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Mission SHAKTI – Growing Stature of India’s Space Programme

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  • Published
    4th Apr, 2019

Defense Research and Development Organization (DRDO) has successfully conducted an Anti-Satellite (A-SAT) missile testMission Shakti’ from the Dr APJ Abdul Kalam Island in Odisha.



Defense Research and Development Organization (DRDO) has successfully conducted an Anti-Satellite (A-SAT) missile testMission Shakti’ from the Dr APJ Abdul Kalam Island in Odisha.


  • A DRDO-developed Ballistic Missile Defense (BMD) Interceptor Missile successfully engaged an Indian orbiting target satellite in Low Earth Orbit (LEO) in a ‘Hit to Kill’ mode. The interceptor missile was a three-stage missile with two solid rocket boosters.
  • The test has demonstrated the Nation’s capability to defend its assets in outer space. It is a vindication of the strength and robust nature of DRDO’s programmes.
  • Anti-satellite technology has so far been in the hands of very few countries: the United States, Russia and China.
  • The acquisition and demonstration of this technology make India a member of an elite group of countries.
  • Since there are no treaties governing the use of ASAT, India is not in violation of any international conventions.

    Defense Research and Development Organization (DRDO)

    • It works under Department of Defence Research and Development of Ministry of Defence.
    • DRDO is working in various areas of military technology which include aeronautics, armaments, combat vehicles, electronics, instrumentation engineering systems, missiles, materials, naval systems, advanced computing, simulation and life sciences.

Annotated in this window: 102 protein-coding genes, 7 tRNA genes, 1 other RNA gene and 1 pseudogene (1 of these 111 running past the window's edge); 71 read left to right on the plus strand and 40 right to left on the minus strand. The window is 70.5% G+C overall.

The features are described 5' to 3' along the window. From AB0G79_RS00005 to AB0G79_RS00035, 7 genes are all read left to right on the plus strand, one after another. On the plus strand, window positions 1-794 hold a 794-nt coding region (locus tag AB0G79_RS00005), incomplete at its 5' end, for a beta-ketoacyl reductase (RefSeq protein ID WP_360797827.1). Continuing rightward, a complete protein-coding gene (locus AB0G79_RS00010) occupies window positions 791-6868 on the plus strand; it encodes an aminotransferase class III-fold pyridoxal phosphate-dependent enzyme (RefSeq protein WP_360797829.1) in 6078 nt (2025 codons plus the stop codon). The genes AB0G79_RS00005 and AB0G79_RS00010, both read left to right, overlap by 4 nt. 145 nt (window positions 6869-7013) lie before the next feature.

• DRDO while striving to meet the cutting edge weapons technology requirements provides ample spinoff benefits to the society at large thereby contributing to the nation building.

    Anti-Satellite (A-SAT) missile: Anti-satellite weapons are space weapons designed to incapacitate or destroy satellites for strategic military purposes.

    Interceptor missiles: Consist of a three-stage booster rocket (meaning three engines are used in succession), and a “kill vehicle,” which travels alone after the last booster separates. Using intercept data, the kill vehicle is guided toward an intercept point, where it views the target using its own sensors. From there, using small thrusters to adjust its direction, the interceptor attempts to track and collide with the incoming warhead.

    Outer Space Treaty of 1967:  prohibits countries from placing into orbit around the Earth “any objects carrying nuclear weapons or any other kinds of weapons of mass destruction”. It also prohibits the stationing of such weapons on celestial bodies, like the moon, or in outer space. India is a signatory of it.


India's stand on outer space:

  • India has been participating in all sessions of the UN Committee on the Peaceful Uses of Outer Space.
  • India supported UNGA resolution 69/32 on No First Placement of Weapons on Outer Space.
  • India supports the substantive consideration of the issue of Prevention of an Arms Race in Outer Space (PAROS) in the Conference on Disarmament where it has been on the agenda since 1982.
  • The Outer Space Treaty (of which India is a member) prohibits only weapons of mass destruction in outer space, not ordinary weapons.

Why India's 'Mission Shakti' has a lot of ground to cover:

  1. Space is occupied by multiple satellites of many countries. The ASAT weapon won't give any strategic advantage, no country is dependent on one satellite.
  2. Most medium and long-range ballistic missiles reach apogees well above 300 kilometers, and it's not that simple to destroy them.

 Concern for space debris

  • The test was done in the lower atmosphere to ensure that there is no space debris.
  • Whatever debris that is generated will decay and fall back onto the earth within weeks.